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5 Ultimate Capital Raising Strategies for an EdTech Startup

6 min read

The EdTech market has grown exponentially over the past decade. In 2010, the industry had a venture capital investment rate of $500 million. By 2020, almost ten years later, this number had become up to 32 times higher.

So what does this mean for companies within the EdTech industry? Well, it’s pretty simple, really. Launching an EdTech company is a worthy investment that will prove profitable if you play your cards right. However, despite this industry’s “magical beanstalk” abilities, there’s a catch for startups and small dogs.

The profitability of the EdTech industry means that the competition will get stiffer, and of course, raising capital for a startup will (and has) become increasingly harder. In this article, we would like to focus on the best strategies for navigating this dilemma. How can EdTech startups raise sufficient capital pre-launch?

Let’s find out, shall we?

Difficulties with Raising Capital before Launch

1. The Harsh Realities of Raising Capital for Startups

For anyone considering raising capital for their EdTech startup, it’s easy to delve into this project with shiny eyes and big dreams. Unfortunately, most founders end up disillusioned after they come face to face with the harsh realities of fundraising.

To help you avoid this disappointment, here are a few things to note about raising capital for any startup:

2. Raising Money Costs You More Money

This might seem like a ludicrous conundrum to find yourself in. After all, how can raising money cost you more money when you have no money? Sounds funny, doesn’t it? However, raising capital for an EdTech startup (or any startup at all) requires a lot of creative energy, time, and 100% effort.

In most cases, you might need to drop every other thing you were previously working on to face your fundraising project squarely. The end result? You’ll have little time or energy left to properly focus on running your startup. This means less marketing, less technical efforts, and lower sales.

3. You May Need to Say Goodbye to Privacy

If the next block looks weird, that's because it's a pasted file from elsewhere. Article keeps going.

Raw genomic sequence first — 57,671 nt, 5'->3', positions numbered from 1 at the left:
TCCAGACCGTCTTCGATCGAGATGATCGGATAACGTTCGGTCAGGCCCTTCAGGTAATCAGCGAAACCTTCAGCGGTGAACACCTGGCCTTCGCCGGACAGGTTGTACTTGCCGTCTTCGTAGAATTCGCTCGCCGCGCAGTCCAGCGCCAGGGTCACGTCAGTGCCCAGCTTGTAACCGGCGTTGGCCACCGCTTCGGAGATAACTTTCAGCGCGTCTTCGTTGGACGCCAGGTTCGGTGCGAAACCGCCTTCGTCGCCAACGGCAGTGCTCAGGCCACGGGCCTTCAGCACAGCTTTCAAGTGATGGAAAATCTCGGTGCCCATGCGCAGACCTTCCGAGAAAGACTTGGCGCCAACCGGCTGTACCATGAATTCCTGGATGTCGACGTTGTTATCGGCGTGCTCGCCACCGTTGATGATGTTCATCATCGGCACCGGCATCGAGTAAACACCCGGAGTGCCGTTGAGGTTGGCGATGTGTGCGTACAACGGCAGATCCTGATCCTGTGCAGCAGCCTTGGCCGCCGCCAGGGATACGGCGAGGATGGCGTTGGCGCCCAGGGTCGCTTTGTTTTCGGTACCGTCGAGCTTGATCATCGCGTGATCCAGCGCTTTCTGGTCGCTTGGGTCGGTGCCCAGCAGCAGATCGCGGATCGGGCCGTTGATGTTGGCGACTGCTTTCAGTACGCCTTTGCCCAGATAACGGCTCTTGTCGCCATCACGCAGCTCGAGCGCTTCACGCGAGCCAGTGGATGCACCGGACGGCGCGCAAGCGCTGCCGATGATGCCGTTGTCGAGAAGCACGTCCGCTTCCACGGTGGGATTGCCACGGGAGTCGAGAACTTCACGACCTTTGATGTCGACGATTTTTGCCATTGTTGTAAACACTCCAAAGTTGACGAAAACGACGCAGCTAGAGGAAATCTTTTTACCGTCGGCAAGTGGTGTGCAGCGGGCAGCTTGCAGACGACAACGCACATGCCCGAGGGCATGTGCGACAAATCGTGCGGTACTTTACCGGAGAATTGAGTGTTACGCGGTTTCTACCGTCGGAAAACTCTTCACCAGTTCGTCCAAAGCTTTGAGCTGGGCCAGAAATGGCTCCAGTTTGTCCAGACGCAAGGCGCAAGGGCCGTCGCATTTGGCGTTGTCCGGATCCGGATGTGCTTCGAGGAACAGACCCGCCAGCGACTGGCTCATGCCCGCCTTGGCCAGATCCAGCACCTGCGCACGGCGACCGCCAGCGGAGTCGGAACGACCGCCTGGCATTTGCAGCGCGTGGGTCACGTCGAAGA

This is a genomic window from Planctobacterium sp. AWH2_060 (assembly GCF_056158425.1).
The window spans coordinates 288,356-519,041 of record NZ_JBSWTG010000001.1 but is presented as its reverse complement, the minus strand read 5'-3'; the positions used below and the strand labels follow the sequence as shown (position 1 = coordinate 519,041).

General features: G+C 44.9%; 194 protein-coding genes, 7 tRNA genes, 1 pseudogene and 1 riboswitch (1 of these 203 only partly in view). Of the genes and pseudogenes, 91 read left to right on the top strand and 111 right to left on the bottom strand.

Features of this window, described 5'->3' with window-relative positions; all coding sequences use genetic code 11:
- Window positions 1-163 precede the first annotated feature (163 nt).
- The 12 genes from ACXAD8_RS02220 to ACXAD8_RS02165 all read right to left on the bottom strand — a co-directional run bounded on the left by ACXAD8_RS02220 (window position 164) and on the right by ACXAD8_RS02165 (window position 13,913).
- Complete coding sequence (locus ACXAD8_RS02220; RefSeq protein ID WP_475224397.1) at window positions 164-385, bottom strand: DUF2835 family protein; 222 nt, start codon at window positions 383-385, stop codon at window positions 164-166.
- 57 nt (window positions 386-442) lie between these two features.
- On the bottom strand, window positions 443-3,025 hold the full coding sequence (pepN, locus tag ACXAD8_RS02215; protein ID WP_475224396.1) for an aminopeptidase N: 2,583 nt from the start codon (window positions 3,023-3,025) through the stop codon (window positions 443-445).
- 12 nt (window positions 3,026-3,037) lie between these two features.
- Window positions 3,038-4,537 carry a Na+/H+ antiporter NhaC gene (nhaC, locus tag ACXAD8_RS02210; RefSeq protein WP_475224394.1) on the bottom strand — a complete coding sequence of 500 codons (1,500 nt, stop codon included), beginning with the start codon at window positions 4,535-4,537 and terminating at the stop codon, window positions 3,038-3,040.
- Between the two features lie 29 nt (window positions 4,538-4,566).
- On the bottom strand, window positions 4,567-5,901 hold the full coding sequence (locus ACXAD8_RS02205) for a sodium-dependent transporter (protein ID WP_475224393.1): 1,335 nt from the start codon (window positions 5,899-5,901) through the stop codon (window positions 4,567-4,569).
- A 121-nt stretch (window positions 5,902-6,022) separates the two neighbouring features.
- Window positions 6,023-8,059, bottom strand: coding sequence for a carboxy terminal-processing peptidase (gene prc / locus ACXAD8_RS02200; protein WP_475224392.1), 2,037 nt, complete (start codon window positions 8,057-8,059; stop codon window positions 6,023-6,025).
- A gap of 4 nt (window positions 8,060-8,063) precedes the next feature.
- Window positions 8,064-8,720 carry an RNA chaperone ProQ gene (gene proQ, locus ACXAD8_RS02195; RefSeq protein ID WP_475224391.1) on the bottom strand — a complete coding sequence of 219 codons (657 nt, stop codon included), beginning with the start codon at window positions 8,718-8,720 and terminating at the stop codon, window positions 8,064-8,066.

There’s no privacy when it comes to raising funds for your EdTechstartup. If you’re trying to convince investors to part with their hard-earned money, you’ll certainly need to pump them with all the information they need.

In most cases, this information might be confidential such as your financial records, competitive strategies, and so on. You may also need to brace yourself as there’s the risk of this information falling into the wrong hands (e.g a major competitor). However, all these are the downsides of any fundraising project.

4. The Search May Take Months…or Years

Raising capital isn’t a magical conquest that can be completed with just a snap of your fingers. In most cases, it may take months (or years, if you aren’t so lucky) to find a financial backer to help launch your startup.

In some cases, some financial backers might even back out right before they seal the deal. So, here’s a word of advice: always keep your options open when raising funds/capital for your startup. The more alternative funding options you have, the more likely you are to succeed.

That being said, let’s take a look at the best capital raising strategies for an EdTech startup, shall we?

The Best Capital-Raising Strategies for Edtech Startups

1. Crowdfunding

Crowdfunding is one of the most popular ways to raise capital for startups and new businesses. Thanks to the digital age and modern technology, it has become even easier for startups to participate in this fundraising technique.

Wondering how? Let’s picture a scenario: you have an idea for an EdTech startup that makes kids’ math games. You make a business pitch on a public crowdfunding platform. Crowdfunders on the platform get interested in your business model and donate funds towards it. At the end of the day, you’ll have garnered sufficient capital to launch your EdTech startup and start growing it.

Why we recommend the crowdfunding model to raise capital is that it offers a two-pronged benefit for startup founders. On the one hand, you get finance for your business. On the other hand, you also gain free marketing simply by talking about your business model/idea on a public platform. Crowdfunding is also a great idea as you don’t necessarily have to place your startup at the mercy of a broker just to raise capital.

Unfortunately, this fundraising technique has been overly saturated and as such, it may be challenging to get your voice heard over the noise of numerous competitors seeking funds for their own businesses as well.

2. Bootstrapping